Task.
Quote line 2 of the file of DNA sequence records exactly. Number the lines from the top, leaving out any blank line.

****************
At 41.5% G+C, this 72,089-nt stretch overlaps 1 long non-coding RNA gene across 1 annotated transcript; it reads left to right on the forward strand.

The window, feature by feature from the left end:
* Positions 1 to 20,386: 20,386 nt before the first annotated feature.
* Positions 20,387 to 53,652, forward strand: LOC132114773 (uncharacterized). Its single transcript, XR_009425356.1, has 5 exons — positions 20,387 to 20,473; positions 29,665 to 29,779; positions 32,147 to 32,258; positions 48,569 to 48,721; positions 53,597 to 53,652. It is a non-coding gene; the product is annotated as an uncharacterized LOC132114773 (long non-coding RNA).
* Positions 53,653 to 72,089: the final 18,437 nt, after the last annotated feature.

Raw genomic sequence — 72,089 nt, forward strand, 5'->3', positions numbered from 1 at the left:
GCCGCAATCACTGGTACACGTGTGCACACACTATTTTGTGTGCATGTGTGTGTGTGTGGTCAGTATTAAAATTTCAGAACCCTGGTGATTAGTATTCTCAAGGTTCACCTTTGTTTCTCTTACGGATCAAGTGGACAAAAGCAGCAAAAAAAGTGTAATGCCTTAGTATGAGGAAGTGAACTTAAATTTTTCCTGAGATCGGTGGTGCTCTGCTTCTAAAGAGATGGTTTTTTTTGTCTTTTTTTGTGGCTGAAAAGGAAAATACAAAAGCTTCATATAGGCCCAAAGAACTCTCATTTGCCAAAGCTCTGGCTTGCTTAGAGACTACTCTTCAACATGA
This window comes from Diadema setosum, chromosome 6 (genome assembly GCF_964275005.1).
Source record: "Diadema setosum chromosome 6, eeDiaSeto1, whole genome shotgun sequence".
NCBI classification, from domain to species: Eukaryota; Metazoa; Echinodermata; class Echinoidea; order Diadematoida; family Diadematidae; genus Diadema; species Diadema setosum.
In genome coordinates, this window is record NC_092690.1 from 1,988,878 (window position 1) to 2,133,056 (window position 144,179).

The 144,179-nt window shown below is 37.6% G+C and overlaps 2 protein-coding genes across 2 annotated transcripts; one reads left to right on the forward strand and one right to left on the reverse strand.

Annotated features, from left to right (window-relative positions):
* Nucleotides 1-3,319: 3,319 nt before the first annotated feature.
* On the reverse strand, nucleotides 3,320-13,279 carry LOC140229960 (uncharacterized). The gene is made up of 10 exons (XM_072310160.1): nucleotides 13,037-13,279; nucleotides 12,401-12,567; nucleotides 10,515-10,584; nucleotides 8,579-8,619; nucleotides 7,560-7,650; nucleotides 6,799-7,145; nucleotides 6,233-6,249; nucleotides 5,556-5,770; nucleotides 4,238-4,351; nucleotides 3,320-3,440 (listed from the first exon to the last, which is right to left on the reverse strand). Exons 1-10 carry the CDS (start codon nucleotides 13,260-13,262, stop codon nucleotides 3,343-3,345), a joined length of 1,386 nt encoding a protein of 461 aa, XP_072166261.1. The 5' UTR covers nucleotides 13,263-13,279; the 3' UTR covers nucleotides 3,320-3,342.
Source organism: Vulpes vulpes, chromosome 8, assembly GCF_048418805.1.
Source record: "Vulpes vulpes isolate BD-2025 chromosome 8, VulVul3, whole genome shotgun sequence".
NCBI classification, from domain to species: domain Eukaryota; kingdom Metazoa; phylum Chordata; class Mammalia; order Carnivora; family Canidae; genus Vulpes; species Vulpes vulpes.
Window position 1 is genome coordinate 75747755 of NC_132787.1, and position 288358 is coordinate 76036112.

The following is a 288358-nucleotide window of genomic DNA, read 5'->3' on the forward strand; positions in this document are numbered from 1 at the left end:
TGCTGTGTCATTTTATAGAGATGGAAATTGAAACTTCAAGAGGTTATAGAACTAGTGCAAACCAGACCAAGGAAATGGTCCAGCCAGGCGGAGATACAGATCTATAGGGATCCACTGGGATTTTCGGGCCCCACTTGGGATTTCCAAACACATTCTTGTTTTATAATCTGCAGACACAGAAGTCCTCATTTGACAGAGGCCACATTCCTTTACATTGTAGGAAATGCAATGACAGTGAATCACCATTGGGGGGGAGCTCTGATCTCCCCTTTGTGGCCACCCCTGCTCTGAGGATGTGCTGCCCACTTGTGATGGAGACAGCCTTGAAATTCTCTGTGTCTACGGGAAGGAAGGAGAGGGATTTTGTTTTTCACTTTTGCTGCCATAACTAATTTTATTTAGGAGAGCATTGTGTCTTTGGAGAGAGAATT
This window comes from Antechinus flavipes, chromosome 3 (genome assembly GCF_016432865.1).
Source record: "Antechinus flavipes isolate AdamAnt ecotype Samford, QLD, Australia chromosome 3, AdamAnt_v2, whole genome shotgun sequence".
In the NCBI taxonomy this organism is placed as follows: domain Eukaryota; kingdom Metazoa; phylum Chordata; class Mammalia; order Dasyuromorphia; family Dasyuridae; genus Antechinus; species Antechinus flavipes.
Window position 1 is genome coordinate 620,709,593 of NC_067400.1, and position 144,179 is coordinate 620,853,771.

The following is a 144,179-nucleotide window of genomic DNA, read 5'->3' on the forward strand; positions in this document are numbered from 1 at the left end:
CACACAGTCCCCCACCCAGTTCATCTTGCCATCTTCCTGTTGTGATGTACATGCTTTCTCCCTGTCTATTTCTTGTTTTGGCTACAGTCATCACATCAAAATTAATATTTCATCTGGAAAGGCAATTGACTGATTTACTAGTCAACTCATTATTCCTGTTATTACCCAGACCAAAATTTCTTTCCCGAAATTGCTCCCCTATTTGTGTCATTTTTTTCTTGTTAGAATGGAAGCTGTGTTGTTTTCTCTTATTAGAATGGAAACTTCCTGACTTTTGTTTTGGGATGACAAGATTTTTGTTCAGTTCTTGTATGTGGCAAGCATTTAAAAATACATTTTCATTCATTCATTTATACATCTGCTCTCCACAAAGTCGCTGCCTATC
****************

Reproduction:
The window, feature by feature from the left end: